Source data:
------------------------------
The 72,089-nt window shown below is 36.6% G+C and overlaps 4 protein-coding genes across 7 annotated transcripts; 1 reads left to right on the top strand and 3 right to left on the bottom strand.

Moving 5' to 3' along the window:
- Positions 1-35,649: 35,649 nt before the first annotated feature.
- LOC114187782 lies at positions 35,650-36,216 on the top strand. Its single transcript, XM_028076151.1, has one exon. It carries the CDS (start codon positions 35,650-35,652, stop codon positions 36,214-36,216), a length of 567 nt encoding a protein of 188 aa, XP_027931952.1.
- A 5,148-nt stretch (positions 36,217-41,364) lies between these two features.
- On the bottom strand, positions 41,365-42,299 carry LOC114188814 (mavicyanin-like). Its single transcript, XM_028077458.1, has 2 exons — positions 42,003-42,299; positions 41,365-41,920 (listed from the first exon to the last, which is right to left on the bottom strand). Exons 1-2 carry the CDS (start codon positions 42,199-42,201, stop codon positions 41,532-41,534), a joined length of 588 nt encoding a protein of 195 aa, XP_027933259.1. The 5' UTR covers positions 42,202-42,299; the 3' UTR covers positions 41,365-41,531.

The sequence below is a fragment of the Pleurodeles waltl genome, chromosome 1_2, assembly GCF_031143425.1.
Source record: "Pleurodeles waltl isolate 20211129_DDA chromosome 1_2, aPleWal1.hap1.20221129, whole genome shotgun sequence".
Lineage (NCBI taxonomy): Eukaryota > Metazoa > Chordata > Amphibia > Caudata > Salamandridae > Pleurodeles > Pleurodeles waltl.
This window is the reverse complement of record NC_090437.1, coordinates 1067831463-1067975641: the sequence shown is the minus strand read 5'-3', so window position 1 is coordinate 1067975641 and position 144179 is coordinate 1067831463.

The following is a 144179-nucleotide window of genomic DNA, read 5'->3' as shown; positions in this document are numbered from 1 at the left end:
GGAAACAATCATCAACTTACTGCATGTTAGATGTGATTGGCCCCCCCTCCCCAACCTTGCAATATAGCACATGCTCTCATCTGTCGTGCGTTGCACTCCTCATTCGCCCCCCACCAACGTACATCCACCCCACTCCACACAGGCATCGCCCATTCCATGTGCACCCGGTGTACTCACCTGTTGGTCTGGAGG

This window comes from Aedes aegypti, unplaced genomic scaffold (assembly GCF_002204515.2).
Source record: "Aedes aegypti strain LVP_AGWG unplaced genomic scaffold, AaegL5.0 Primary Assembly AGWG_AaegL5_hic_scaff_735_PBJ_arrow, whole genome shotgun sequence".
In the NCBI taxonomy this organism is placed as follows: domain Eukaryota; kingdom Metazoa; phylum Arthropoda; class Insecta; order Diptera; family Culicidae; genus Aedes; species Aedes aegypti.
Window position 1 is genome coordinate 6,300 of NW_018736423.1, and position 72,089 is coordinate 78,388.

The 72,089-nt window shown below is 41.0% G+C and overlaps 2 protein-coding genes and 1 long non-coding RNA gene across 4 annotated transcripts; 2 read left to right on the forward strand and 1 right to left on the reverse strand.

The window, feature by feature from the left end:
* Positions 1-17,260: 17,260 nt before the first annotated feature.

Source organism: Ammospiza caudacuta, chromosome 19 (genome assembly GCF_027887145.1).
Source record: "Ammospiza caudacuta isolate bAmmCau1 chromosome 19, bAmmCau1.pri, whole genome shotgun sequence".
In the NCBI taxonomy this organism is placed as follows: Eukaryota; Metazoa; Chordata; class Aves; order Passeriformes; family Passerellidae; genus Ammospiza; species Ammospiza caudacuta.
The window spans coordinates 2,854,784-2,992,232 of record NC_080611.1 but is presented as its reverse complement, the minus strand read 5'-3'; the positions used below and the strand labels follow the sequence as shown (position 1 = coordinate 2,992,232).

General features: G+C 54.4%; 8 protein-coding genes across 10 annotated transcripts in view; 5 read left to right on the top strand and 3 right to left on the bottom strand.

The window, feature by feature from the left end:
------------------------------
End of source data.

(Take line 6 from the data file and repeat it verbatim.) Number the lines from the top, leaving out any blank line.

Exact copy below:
- On the bottom strand, positions 41,365-42,299 carry LOC114188814 (mavicyanin-like). Its single transcript, XM_028077458.1, has 2 exons — positions 42,003-42,299; positions 41,365-41,920 (listed from the first exon to the last, which is right to left on the bottom strand). Exons 1-2 carry the CDS (start codon positions 42,199-42,201, stop codon positions 41,532-41,534), a joined length of 588 nt encoding a protein of 195 aa, XP_027933259.1. The 5' UTR covers positions 42,202-42,299; the 3' UTR covers positions 41,365-41,531.